The Pentagon is ready to send heavy weapons at bases in the region due to Russia’s expansionist threat
(The Real Agenda) The conflict between Ukraine and Russia, the Crimean decision to become part of Russia and the intervention of NATO in global affairs seem to be the keys for Washington to return to its old ways: military deterrence.
The Department of Defense of the United States is prepared to send heavy weaponry to American military bases in Eastern Europe, in an attempt to beef up its presence. These new weaponry would be used by up to 5,000 American soldiers that are already stationed in the region, and would complement NATO’s warfare machinery, which has expanded eastward to Russia’s doorstep.
The proposal, according to The New York Times, is expected to be approved by President Barack Obama and Defense Secretary Ashton Carter before the meeting of defense ministers of NATO later this month.
Washington’s goal is to strengthen the security guarantees against what war hawks call Soviet expansionism. Neocons are salivating at the type of military conflict that is now brewing as Washington raises its suspicion of Russia more than a year after Crimea voted to become part of Russia and as the Eastern regions of Lughansk and Donetsk manage to keep their lands free from Kiev’s military advances.
If the American war plan is approved, it would mark the first time since the end of the Cold War two decades ago that US sends and stations heavy weapons in the new NATO countries of Eastern Europe, which integrated the sphere of influence of the Soviet Union. The governments of Poland and Lithuania confirmed they are in talks with Washington to store weapons on their territories.
The initiative is an implicit admission that the Obama government does not intend to stop its interventionism policy in Ukraine, initiated in March 2013 after an American-led coup ended with the democratically elected government of Ukraine.
The shipment of heavy military equipment would be the strongest decision by Washington to address what NATO countries and the G7 see as Russia’s interference in Ukraine.
So far, the US has increased military exercises with NATO partners in eastern waters and has given military support to these countries and Ukraine, which is not part of NATO, while diplomatically it has imposed, along with the European Union economic sanctions against Russia.
The current proposal of the Pentagon, which does not detail its terms, is to build up its takeover of Eastern Europe by stockpiling weapons in Lithuania, Latvia and Estonia. These weapons would be enough for about 150 soldiers in each country, according to American media.
The amount would be higher, for about 750 soldiers in Poland, Romania, Bulgaria and possibly” Hungary. The US military has studied in which bases it can store the material.
The weapons would be monitored by local contractors and not by the US military. It would be a similar situation to the one seen in Kuwait after George H.W. Bush’s Gulf War.
“The Army continues to review the best locations to store these materials in consultation with our allies,” said Defense Department spokesman, Steven Warren, in a statement. “Right now, we have not made any decision on whether or when to move this material.”
Media reports come just weeks after the secretary general of NATO, Jens Stoltenberg, and Polish Defense Minister visited Washington to define more details about the military deployment.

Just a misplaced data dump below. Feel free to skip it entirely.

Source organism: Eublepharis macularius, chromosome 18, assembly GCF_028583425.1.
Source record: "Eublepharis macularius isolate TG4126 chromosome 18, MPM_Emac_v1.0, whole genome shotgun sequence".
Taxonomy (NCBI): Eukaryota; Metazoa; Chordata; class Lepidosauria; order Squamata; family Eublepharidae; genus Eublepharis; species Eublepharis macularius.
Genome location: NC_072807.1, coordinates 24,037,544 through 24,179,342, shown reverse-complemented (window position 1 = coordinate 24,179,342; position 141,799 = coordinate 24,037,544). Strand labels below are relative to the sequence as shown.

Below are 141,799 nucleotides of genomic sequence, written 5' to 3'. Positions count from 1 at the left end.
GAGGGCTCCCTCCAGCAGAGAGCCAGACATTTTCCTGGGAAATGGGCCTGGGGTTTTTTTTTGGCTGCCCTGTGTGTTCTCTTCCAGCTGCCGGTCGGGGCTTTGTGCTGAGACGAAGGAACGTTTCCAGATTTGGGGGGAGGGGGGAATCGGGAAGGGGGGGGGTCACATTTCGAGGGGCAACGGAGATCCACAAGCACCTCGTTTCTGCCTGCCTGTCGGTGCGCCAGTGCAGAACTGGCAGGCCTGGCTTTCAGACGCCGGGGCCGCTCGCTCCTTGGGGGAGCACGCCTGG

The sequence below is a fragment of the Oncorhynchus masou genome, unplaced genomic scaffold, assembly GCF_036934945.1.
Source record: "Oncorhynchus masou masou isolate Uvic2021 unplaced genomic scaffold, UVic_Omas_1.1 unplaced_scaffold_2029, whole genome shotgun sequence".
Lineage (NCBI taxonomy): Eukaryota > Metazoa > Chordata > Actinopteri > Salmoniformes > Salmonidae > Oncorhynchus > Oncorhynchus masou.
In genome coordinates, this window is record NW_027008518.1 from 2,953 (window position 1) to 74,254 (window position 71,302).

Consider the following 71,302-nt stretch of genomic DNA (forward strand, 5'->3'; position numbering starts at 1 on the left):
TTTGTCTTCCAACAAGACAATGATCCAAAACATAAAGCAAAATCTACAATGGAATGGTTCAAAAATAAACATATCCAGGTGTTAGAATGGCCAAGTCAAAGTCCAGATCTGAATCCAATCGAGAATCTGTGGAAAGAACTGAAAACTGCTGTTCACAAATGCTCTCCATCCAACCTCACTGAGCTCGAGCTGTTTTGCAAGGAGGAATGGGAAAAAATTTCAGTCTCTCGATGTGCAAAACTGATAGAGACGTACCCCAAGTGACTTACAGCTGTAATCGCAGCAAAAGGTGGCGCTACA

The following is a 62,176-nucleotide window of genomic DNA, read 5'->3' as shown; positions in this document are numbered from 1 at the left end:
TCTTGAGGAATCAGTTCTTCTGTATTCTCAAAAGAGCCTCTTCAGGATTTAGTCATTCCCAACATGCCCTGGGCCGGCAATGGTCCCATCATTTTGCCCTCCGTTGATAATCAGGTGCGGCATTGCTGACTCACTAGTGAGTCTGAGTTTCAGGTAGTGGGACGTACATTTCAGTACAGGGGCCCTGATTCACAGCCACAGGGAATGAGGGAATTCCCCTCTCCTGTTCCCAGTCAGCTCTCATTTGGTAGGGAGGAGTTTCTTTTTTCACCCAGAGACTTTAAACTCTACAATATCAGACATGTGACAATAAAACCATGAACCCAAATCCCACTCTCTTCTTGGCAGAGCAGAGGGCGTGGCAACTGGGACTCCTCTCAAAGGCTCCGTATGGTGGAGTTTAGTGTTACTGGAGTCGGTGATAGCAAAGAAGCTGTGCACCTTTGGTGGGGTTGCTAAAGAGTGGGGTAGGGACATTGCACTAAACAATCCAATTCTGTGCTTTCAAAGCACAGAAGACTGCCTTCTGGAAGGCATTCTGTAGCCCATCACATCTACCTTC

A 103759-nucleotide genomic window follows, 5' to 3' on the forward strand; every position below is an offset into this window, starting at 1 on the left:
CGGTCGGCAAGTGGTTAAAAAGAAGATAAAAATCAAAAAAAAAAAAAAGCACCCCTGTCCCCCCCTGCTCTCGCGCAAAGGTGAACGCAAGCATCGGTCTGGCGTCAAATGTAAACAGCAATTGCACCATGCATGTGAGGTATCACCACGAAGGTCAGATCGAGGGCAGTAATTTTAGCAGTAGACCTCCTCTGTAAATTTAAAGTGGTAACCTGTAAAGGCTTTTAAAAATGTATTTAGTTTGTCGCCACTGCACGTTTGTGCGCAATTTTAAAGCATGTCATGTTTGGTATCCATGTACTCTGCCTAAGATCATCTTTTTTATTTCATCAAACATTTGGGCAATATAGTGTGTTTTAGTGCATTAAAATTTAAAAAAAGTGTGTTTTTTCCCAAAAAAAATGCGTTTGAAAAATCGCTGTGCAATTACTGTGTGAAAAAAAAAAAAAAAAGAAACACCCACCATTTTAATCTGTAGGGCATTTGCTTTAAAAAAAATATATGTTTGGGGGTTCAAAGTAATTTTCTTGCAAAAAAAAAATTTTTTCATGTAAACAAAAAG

By sending military equipment, Obama seeks to send a firm message to Putin, but its scope is limited. The proposal excludes the permanent deployment of US troops, as requested by senior military officers of the Baltic.
The tanks, infantry vehicles and other heavy military equipment will not be placed on the ground. Instead, it would be stored in allied bases to be used in case of need or training. The amount of material, according to reports, would be lower than Russia could deploy on its border.
The philosophy behind the decision coincides with what war hawks believe is the obligation of the United States, as a member of NATO, to respond to a security threat of another alliance partner country.
The debate that took place in February within the Obama government on the need to deliver weapons to the Ukrainian Army seems to have been buried after the US sent men and weapons to the Ukrainians.
So far, the initiative has not raised any official Russian reaction, but it represents a blow to the efforts made by the Kremlin to try to convince the West that Russia is not a danger or a threat to Europe.
Despite the growing tension, Washington kept an open channel of communication with Moscow, as evidenced by the meeting in mid-May between Secretary of State, John Kerry, and Russia’s President Vladimir Putin.
Russia’s role is key in nuclear negotiations with Iran and in resolving the Syrian civil war. Presumably, nevertheless, that the deployment of military equipment would bother Russia, as it happened with the project of President George W. Bush to install a missile shield in Eastern Europe because him and his war hawks believed that it was needed to stop an alleged threat from Iran.
Luis R. Miranda is an award-winning journalist and the founder and editor-in-chief at The Real Agenda. His career spans over 18 years and almost every form of news media. His articles include subjects such as environmentalism, Agenda 21, climate change, geopolitics, globalisation, health, vaccines, food safety, corporate control of governments, immigration and banking cartels, among others. Luis has worked as a news reporter, on-air personality for Live and Live-to-tape news programs. He has also worked as a script writer, producer and co-producer on broadcast news. Read more about Luis.